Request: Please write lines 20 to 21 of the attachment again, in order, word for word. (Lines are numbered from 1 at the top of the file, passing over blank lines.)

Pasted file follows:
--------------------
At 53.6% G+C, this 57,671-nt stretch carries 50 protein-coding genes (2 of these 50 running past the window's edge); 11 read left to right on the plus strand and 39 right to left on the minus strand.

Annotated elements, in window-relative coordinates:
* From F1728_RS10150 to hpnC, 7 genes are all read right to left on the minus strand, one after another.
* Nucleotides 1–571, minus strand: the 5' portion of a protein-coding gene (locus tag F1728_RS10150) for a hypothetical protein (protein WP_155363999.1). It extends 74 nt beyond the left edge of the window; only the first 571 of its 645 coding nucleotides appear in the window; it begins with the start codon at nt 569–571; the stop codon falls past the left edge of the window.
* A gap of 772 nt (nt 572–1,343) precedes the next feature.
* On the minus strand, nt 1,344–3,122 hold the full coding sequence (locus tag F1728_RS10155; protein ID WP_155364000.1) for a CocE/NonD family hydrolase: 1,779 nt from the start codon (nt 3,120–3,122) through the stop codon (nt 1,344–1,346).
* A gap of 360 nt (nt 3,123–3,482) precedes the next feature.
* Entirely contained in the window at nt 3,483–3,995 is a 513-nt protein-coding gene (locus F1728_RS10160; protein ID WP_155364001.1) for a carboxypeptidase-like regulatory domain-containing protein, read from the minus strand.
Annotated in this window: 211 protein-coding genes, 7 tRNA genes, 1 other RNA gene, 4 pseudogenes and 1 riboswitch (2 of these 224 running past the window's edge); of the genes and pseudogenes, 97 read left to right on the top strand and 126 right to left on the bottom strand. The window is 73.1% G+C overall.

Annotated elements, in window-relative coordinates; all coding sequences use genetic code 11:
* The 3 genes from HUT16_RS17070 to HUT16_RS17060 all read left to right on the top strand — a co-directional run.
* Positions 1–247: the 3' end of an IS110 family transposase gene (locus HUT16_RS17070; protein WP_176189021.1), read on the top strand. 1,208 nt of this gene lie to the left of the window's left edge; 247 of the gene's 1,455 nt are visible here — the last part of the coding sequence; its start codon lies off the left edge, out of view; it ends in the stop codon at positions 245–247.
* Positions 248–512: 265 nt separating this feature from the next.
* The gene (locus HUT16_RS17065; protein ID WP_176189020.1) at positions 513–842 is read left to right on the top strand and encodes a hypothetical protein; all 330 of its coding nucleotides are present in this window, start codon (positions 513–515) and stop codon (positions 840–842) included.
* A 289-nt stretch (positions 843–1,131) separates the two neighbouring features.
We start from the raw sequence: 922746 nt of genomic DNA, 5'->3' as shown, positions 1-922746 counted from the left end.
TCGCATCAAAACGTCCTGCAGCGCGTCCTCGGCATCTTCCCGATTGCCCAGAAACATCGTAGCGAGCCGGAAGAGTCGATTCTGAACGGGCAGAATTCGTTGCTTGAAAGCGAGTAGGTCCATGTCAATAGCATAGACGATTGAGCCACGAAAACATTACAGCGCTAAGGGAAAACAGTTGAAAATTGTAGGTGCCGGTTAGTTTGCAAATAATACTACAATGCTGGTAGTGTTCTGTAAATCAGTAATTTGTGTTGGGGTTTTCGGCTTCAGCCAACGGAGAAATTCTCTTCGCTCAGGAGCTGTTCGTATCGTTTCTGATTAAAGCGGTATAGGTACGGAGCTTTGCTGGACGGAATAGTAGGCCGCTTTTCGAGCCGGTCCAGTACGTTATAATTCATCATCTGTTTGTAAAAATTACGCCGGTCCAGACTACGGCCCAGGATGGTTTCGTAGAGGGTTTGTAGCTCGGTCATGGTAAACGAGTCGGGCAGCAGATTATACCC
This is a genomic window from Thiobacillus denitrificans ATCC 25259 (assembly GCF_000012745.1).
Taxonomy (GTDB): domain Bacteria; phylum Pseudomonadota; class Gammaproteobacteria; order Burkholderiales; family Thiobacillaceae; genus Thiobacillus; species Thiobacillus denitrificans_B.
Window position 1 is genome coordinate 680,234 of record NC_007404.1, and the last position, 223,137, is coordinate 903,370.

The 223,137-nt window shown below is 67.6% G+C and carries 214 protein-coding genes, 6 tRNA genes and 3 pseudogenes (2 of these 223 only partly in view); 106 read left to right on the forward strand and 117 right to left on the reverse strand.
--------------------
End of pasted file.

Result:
Window position 1 is genome coordinate 680,234 of record NC_007404.1, and the last position, 223,137, is coordinate 903,370.

The 223,137-nt window shown below is 67.6% G+C and carries 214 protein-coding genes, 6 tRNA genes and 3 pseudogenes (2 of these 223 only partly in view); 106 read left to right on the forward strand and 117 right to left on the reverse strand.